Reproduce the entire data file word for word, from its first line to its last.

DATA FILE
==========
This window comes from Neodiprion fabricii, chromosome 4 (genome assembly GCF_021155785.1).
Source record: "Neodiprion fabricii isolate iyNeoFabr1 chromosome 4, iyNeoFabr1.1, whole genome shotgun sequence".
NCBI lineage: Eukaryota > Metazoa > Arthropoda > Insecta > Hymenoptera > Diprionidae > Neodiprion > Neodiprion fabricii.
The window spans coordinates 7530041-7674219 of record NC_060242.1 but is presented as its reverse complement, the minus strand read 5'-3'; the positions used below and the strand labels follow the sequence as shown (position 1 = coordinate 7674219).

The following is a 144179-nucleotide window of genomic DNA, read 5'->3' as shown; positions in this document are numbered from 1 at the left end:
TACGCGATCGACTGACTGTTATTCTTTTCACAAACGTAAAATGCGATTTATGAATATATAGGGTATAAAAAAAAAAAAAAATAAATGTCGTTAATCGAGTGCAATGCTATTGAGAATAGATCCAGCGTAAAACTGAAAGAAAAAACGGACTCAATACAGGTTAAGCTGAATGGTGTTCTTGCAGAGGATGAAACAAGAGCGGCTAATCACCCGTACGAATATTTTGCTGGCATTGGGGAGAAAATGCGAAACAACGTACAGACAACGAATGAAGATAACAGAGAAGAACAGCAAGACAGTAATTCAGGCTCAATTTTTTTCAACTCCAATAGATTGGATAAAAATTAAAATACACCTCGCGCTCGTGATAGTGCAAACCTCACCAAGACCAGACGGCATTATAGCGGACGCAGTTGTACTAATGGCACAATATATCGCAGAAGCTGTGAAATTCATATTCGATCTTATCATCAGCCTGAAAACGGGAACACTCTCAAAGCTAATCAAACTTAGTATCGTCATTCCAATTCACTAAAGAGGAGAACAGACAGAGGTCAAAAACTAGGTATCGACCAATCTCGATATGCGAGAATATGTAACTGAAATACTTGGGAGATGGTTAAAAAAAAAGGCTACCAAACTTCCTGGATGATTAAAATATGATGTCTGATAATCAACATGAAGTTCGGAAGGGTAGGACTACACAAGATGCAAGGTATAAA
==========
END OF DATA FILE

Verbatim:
This window comes from Neodiprion fabricii, chromosome 4 (genome assembly GCF_021155785.1).
Source record: "Neodiprion fabricii isolate iyNeoFabr1 chromosome 4, iyNeoFabr1.1, whole genome shotgun sequence".
NCBI lineage: Eukaryota > Metazoa > Arthropoda > Insecta > Hymenoptera > Diprionidae > Neodiprion > Neodiprion fabricii.
The window spans coordinates 7530041-7674219 of record NC_060242.1 but is presented as its reverse complement, the minus strand read 5'-3'; the positions used below and the strand labels follow the sequence as shown (position 1 = coordinate 7674219).

The following is a 144179-nucleotide window of genomic DNA, read 5'->3' as shown; positions in this document are numbered from 1 at the left end:
TACGCGATCGACTGACTGTTATTCTTTTCACAAACGTAAAATGCGATTTATGAATATATAGGGTATAAAAAAAAAAAAAAATAAATGTCGTTAATCGAGTGCAATGCTATTGAGAATAGATCCAGCGTAAAACTGAAAGAAAAAACGGACTCAATACAGGTTAAGCTGAATGGTGTTCTTGCAGAGGATGAAACAAGAGCGGCTAATCACCCGTACGAATATTTTGCTGGCATTGGGGAGAAAATGCGAAACAACGTACAGACAACGAATGAAGATAACAGAGAAGAACAGCAAGACAGTAATTCAGGCTCAATTTTTTTCAACTCCAATAGATTGGATAAAAATTAAAATACACCTCGCGCTCGTGATAGTGCAAACCTCACCAAGACCAGACGGCATTATAGCGGACGCAGTTGTACTAATGGCACAATATATCGCAGAAGCTGTGAAATTCATATTCGATCTTATCATCAGCCTGAAAACGGGAACACTCTCAAAGCTAATCAAACTTAGTATCGTCATTCCAATTCACTAAAGAGGAGAACAGACAGAGGTCAAAAACTAGGTATCGACCAATCTCGATATGCGAGAATATGTAACTGAAATACTTGGGAGATGGTTAAAAAAAAAGGCTACCAAACTTCCTGGATGATTAAAATATGATGTCTGATAATCAACATGAAGTTCGGAAGGGTAGGACTACACAAGATGCAAGGTATAAA